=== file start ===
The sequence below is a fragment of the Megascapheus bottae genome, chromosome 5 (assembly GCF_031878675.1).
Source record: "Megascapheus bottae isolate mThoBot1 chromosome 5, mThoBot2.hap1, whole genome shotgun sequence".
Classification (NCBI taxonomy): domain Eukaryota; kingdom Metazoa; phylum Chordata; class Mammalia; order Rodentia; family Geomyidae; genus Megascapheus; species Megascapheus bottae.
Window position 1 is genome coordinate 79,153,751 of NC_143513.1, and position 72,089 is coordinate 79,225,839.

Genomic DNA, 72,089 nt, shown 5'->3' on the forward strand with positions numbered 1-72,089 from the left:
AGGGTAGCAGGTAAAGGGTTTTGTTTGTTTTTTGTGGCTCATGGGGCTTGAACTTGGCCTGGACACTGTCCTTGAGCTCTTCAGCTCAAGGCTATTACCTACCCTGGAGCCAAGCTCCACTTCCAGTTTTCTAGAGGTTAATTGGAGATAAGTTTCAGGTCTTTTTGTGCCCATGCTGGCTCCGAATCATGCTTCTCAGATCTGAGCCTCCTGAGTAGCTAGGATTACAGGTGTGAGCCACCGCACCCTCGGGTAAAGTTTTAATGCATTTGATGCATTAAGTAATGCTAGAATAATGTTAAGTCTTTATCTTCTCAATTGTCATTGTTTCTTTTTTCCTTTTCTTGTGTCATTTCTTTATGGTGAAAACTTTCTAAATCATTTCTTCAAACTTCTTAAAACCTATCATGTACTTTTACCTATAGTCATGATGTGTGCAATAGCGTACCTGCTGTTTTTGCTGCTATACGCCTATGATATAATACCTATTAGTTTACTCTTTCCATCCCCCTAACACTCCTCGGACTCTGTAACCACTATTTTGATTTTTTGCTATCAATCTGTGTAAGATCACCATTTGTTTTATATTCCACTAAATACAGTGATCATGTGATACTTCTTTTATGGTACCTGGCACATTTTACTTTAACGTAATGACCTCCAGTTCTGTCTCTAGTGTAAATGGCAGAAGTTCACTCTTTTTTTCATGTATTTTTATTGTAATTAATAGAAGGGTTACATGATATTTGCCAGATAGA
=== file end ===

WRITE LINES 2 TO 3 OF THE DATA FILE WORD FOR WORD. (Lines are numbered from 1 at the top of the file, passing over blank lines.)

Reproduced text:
Source record: "Megascapheus bottae isolate mThoBot1 chromosome 5, mThoBot2.hap1, whole genome shotgun sequence".
Classification (NCBI taxonomy): domain Eukaryota; kingdom Metazoa; phylum Chordata; class Mammalia; order Rodentia; family Geomyidae; genus Megascapheus; species Megascapheus bottae.